Into The Valley
Our Research Notes series invites authors to describe their process for a recent book, with “research” defined as broadly as they like. This week, Ruth Galm writes about Into The Valley from Soho Press.
People ask me how I came up with the premise of my debut novel Into the Valley, about a woman in 1967 known as B. who is plagued by a constant anxiety she calls “the carsickness” and who, when she discovers that passing forged checks in banks brings relief, goes on a spree in California’s Central Valley. I don’t know what to tell them. It remains a mystery to me. I see the novel all knit together now, character, conflict, plotline, setting, and I marvel that I dreamed such an exact and odd dream. But none of it was exact until I wrote myself into it, over and over; none of it made sense until all the disparate elements together were the only story that made sense.
The beginning was pure collage. It started with an image. It started with a rhythm. A fascination with an era. Seeing yellow; seeing flat. An aversion to a previous novel attempt that had been first person and claustrophobic. An obsession with spareness, with blankness, with driving. (I have always loved to drive, alone and far. I can no longer separate what part of this is me, what part of this is Californian, what part of this is me self-consciously trying to be Californian). A fixation with the Central Valley, mesmerizing to me in its otherness, the lean beauty of this vast foreign landscape that we coastal dwellers drive through to get to the Sierras.
A love for my mother’s Ford Mustang, here circa 1968:
Among the primal building blocks of the collage, two exercises from a list of Ben Marcus prompts that circulated in graduate school (paraphrased): describe a photograph as the world and present entire, without ever mentioning it as a photograph; write in a genre you know nothing about. I cheated on the former and pretended an image in my mind—a derelict house on a street off a freeway exit, clear and static to me—was a photo. On the latter, I wanted to write about crime and felt no authority to do so; I used a memory of the story of a bad seed ex-boyfriend of my mother’s who went to jail for kiting checks; I googled and made logical for myself the basics, then began imagining.
All these collage pieces I kept pursuing absent any overarching plan. And so anything that was “research” to the beginning of the novel I now understand as me following my personal sirens. I chased these obsessions by keeping B. on the move. (The use of “B.”, a perfect example: it started early on as a placeholder because I could not imagine this character with a name, until I realized this blankness was the point, something vaguely existential, another siren.) In the beginning I unwittingly wrote B. into the same scene with different surfaces again and again. Gradually I made her bump up against people. Gradually I caused her actions to be propelled by a tortuous anxiety that took up more and more space in the narrative; I’m not sure how I saw this or when. And in general I protected myself from the lunatic impossibility and masochism of beginning a novel by persisting in thinking of and calling all this assemblage “a longer piece.”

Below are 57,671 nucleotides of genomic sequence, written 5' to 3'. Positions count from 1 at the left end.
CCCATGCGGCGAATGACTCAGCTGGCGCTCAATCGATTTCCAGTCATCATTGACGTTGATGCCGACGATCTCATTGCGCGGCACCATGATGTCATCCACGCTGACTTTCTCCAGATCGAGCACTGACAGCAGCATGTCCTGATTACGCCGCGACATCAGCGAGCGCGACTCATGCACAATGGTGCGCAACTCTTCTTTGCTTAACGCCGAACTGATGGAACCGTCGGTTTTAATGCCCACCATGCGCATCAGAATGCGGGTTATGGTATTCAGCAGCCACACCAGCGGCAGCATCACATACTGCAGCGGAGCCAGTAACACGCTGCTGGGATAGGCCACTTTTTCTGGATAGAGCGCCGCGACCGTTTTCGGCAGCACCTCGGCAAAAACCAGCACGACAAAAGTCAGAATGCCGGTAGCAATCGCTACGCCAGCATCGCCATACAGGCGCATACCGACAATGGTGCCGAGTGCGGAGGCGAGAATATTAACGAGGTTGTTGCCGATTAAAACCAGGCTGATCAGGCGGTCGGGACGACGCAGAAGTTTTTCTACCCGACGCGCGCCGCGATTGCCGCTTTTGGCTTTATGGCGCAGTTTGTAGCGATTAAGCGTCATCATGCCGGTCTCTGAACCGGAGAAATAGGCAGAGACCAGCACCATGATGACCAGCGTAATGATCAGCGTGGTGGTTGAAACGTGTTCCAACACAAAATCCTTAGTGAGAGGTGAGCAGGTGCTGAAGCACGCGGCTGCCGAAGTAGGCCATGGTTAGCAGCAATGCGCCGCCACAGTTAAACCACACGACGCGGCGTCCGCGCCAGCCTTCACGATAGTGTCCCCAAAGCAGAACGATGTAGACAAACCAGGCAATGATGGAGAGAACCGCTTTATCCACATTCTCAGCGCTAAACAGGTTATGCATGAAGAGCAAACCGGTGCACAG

It wasn’t until I got to drafts that a need for more bona-fide research emerged. Once I had enough scenes strung together to show friends, their feedback exposed the places I needed to drum at, differentiate, linger in the details. All things sensory would get me to B.’s point of view, to the point of the story.
Then I drove with purpose. I drove to gather her loose route, not holding myself to exactitude but also not wanting to break the dream by getting things wrong. I drove to get the temperature, taste, air, smell of a road like this:
I had to go back and drive again. Even in late drafts I had B. walking through strawberry fields (she ends up in fields and orchards often in the book), until I somehow realized there are no strawberry fields in the part of the valley she travels; I had fallen for the fruit stand signs. So I went back and understood that strawberries were in fact tomatoes and sunflowers, and the haunting qualities and seeming disarray of these fields (see below) in the end strengthened the former-strawberry-walking scenes.
The other places to mine the sensory details were in the compulsion and unraveling of B.’s ladylikeness, the feel of 1967, and most importantly, the banks. I never wanted to scream out any markers, especially in a period as well-trodden as the sixties, so my research trick was to look at photos and read websites, but never for long. Quick searches for whether tampons and sugar packets existed in 1967, brief viewings of popular handbags or lipstick shades, a few headlines, what played on the radio. Enough to get colors and lines and mood right but never to lean on these images and facts too long.
The banks became everything. My mentor and friend Mary Gordon generously read an early draft of the book and used one word that exploded the narrative and arc open: “libidinal.” B. had to lust after the banks, to be physically, reflexively compelled to them like an addict, desperate to get her hands and nose and body and lungs into them. I searched for local and vintage bank photos online. I imagined insides from outsides. I walked into banks that might pass for 1967 or earlier and caressed counters, studied angles, fingered deposit slips, sat on furniture. I remembered the banks I had been in as a child, when banking was still more formal. I thought a lot about tellers:
Ultimately, nothing brought me to this eventual novel more than the preoccupations I had cultivated unconsciously all along. My biggest hope for my writing is that I always allow for that uncertainness in story-building. That I remain in the collaging and personal-siren phase as long as I need before worrying too much about research and drafts.